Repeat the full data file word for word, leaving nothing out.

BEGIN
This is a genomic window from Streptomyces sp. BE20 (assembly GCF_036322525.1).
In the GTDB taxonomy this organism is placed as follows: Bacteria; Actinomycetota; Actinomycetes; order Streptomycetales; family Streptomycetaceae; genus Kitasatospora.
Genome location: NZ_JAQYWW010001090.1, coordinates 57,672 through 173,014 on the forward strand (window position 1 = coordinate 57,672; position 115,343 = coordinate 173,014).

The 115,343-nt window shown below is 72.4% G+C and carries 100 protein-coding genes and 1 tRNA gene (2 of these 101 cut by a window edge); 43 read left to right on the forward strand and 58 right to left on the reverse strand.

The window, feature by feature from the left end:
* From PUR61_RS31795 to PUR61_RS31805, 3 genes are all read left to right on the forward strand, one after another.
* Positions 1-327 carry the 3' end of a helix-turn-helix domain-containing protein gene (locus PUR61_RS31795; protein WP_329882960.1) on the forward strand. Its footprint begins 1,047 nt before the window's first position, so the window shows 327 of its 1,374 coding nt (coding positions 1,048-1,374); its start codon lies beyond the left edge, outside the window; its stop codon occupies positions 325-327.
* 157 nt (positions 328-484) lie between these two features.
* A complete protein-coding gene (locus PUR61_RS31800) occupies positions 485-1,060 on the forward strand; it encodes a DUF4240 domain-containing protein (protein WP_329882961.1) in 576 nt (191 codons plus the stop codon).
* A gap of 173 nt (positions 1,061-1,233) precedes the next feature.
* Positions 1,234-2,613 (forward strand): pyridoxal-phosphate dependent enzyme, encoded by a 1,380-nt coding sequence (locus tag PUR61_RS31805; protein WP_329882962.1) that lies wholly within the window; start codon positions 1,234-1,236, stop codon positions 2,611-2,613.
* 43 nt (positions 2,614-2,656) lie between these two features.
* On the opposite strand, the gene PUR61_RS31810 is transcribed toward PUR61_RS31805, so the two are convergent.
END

This is a genomic window from Streptomyces sp. BE20 (assembly GCF_036322525.1).
In the GTDB taxonomy this organism is placed as follows: Bacteria; Actinomycetota; Actinomycetes; order Streptomycetales; family Streptomycetaceae; genus Kitasatospora.
Genome location: NZ_JAQYWW010001090.1, coordinates 57,672 through 173,014 on the forward strand (window position 1 = coordinate 57,672; position 115,343 = coordinate 173,014).

The 115,343-nt window shown below is 72.4% G+C and carries 100 protein-coding genes and 1 tRNA gene (2 of these 101 cut by a window edge); 43 read left to right on the forward strand and 58 right to left on the reverse strand.

The window, feature by feature from the left end:
* From PUR61_RS31795 to PUR61_RS31805, 3 genes are all read left to right on the forward strand, one after another.
* Positions 1-327 carry the 3' end of a helix-turn-helix domain-containing protein gene (locus PUR61_RS31795; protein WP_329882960.1) on the forward strand. Its footprint begins 1,047 nt before the window's first position, so the window shows 327 of its 1,374 coding nt (coding positions 1,048-1,374); its start codon lies beyond the left edge, outside the window; its stop codon occupies positions 325-327.
* 157 nt (positions 328-484) lie between these two features.
* A complete protein-coding gene (locus PUR61_RS31800) occupies positions 485-1,060 on the forward strand; it encodes a DUF4240 domain-containing protein (protein WP_329882961.1) in 576 nt (191 codons plus the stop codon).
* A gap of 173 nt (positions 1,061-1,233) precedes the next feature.
* Positions 1,234-2,613 (forward strand): pyridoxal-phosphate dependent enzyme, encoded by a 1,380-nt coding sequence (locus tag PUR61_RS31805; protein WP_329882962.1) that lies wholly within the window; start codon positions 1,234-1,236, stop codon positions 2,611-2,613.
* 43 nt (positions 2,614-2,656) lie between these two features.
* On the opposite strand, the gene PUR61_RS31810 is transcribed toward PUR61_RS31805, so the two are convergent.